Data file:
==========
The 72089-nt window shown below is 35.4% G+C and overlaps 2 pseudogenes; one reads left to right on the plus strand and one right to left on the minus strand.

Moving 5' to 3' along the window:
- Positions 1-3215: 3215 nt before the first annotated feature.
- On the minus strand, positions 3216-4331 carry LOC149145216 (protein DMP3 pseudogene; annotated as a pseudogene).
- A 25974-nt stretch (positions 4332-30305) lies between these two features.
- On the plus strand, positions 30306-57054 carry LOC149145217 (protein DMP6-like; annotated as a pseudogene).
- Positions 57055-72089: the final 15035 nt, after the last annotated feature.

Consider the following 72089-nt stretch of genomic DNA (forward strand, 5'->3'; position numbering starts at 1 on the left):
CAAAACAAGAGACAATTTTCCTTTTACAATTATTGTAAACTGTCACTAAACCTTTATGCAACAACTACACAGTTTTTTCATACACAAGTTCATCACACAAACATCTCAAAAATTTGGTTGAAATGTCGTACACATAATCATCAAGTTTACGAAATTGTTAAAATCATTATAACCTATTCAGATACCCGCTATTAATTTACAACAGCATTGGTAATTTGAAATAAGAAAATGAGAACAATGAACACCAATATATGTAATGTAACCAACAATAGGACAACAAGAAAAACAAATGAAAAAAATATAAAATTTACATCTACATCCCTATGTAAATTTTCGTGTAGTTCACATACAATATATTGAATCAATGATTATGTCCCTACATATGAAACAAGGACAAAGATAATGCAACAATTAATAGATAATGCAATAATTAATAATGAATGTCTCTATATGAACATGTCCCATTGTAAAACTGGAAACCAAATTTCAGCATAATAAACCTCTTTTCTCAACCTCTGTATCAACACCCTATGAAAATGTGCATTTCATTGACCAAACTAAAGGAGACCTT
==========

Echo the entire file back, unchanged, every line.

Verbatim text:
The 72089-nt window shown below is 35.4% G+C and overlaps 2 pseudogenes; one reads left to right on the plus strand and one right to left on the minus strand.

Moving 5' to 3' along the window:
- Positions 1-3215: 3215 nt before the first annotated feature.
- On the minus strand, positions 3216-4331 carry LOC149145216 (protein DMP3 pseudogene; annotated as a pseudogene).
- A 25974-nt stretch (positions 4332-30305) lies between these two features.
- On the plus strand, positions 30306-57054 carry LOC149145217 (protein DMP6-like; annotated as a pseudogene).
- Positions 57055-72089: the final 15035 nt, after the last annotated feature.

Consider the following 72089-nt stretch of genomic DNA (forward strand, 5'->3'; position numbering starts at 1 on the left):
CAAAACAAGAGACAATTTTCCTTTTACAATTATTGTAAACTGTCACTAAACCTTTATGCAACAACTACACAGTTTTTTCATACACAAGTTCATCACACAAACATCTCAAAAATTTGGTTGAAATGTCGTACACATAATCATCAAGTTTACGAAATTGTTAAAATCATTATAACCTATTCAGATACCCGCTATTAATTTACAACAGCATTGGTAATTTGAAATAAGAAAATGAGAACAATGAACACCAATATATGTAATGTAACCAACAATAGGACAACAAGAAAAACAAATGAAAAAAATATAAAATTTACATCTACATCCCTATGTAAATTTTCGTGTAGTTCACATACAATATATTGAATCAATGATTATGTCCCTACATATGAAACAAGGACAAAGATAATGCAACAATTAATAGATAATGCAATAATTAATAATGAATGTCTCTATATGAACATGTCCCATTGTAAAACTGGAAACCAAATTTCAGCATAATAAACCTCTTTTCTCAACCTCTGTATCAACACCCTATGAAAATGTGCATTTCATTGACCAAACTAAAGGAGACCTT